One thing I realised while watching the race, that you definitely dont see on tv, is how much goes on beyond the top 20. There are athletes making WCS debuts and nothing is noticed of them. Racing on the world circuit is quite the bloody achievement so when you actually take time to watch every single last body come over the line and see the joy ( although they look absolutley shattered) in their faces , its really something special. They had set themselves goals for that race, maybe it wasnt to come top 5 or podium or be first out of the swim, but the joy in their faces proves that those minor goals were achieved. Maybe it was only the nailing of both transitions, or maybe it was simply to give it everything and leave nothing on the course – either way, they work as hard at the top 20 finishers and by god does it show! Im pretty sure the last athlete to cross the line, although slightly sadened by that result, took away positives from that race. Not everyone is going to win or podium or have the perfect race in their WCS debut so I commend every athlete that races at that level.

Quick toilet break and it was a major sprint back down the hill – the tempo section of my run session that day – where the start of the mens race was soon to start. Again, the intensity at the start of the race is something I dont think you can really appreciate unless you are actually there. The men dive in and all you see is white water – so much carnage going on in there, you just hope nobody loses a limb!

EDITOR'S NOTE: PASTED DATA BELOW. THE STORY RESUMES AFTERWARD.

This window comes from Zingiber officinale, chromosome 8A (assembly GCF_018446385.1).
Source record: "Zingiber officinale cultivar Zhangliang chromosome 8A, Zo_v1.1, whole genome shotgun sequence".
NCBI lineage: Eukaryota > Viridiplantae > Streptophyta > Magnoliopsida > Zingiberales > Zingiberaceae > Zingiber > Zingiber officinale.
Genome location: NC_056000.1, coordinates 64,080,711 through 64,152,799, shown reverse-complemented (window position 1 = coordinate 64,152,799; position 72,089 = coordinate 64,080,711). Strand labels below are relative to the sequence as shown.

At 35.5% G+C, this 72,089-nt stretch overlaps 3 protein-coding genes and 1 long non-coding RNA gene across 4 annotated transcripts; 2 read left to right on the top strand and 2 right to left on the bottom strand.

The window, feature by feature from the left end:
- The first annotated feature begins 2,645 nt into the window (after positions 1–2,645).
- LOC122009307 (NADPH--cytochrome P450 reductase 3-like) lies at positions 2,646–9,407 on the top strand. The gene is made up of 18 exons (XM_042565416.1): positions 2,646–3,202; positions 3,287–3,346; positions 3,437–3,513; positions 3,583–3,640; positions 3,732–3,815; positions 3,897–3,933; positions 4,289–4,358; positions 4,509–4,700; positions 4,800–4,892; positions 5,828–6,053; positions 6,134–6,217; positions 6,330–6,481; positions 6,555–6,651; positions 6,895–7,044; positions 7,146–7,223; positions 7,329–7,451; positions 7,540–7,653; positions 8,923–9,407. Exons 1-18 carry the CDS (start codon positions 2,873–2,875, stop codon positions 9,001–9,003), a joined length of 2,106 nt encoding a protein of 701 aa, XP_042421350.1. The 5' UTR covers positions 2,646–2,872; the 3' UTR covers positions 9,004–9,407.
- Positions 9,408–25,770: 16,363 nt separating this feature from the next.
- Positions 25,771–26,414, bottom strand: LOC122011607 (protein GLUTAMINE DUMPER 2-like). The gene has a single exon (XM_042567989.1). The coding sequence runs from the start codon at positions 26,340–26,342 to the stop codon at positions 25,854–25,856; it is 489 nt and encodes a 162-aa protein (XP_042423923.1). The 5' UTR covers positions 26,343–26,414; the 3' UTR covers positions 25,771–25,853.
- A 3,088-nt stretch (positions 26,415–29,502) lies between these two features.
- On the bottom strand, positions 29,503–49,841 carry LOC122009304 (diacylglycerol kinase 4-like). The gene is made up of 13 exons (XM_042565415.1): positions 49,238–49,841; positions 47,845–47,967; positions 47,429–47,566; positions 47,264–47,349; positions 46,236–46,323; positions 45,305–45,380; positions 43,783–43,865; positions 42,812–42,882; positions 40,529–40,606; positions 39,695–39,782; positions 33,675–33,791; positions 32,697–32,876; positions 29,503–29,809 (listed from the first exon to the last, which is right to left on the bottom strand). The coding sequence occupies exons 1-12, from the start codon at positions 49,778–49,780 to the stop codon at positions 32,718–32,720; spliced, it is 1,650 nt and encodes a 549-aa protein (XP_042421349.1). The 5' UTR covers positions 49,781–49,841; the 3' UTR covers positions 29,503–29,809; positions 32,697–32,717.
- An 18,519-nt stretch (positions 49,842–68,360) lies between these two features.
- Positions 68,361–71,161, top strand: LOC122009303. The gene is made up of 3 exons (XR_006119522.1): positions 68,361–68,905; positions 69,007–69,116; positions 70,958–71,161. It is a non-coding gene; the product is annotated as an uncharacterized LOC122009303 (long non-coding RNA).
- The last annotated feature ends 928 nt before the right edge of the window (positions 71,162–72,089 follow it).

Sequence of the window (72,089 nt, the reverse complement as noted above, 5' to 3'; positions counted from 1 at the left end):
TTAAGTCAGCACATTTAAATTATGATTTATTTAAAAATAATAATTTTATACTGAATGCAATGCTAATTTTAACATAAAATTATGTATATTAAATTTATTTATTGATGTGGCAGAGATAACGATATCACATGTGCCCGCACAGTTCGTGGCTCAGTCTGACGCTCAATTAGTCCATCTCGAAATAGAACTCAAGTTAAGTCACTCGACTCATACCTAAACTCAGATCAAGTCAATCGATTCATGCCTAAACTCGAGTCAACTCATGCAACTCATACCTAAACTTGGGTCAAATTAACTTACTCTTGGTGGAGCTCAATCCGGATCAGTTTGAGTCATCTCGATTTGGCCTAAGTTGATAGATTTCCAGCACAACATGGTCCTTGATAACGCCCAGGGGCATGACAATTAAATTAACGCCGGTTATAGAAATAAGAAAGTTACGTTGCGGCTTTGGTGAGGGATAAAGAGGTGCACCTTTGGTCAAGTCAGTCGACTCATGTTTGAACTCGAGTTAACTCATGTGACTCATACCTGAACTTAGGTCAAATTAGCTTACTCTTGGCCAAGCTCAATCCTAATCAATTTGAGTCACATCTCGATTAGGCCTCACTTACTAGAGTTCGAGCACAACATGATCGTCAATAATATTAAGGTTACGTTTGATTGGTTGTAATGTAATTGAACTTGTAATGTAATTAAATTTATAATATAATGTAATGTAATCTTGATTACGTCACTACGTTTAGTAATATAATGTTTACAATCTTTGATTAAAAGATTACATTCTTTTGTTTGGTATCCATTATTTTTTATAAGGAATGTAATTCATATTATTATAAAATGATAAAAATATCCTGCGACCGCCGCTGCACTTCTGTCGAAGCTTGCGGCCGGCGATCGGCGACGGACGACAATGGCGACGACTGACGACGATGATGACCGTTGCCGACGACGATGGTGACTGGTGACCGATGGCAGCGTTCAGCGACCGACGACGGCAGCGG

The mens race was majorly important for me! I had swam in the weeks running up to the race with Kris Gemmell ( whose hometown is where I am living in NZ) and Ryan Sissons ( who is only 23 and was last week selected for London) so I had a wee connection with the race that I’ve never had before. In the run up to the race, during our swim sessions, all the talk was based around the lads and the Sydney race and the focus on the Olympics etc etc etc so I was pretty excited to see how the race would unfold.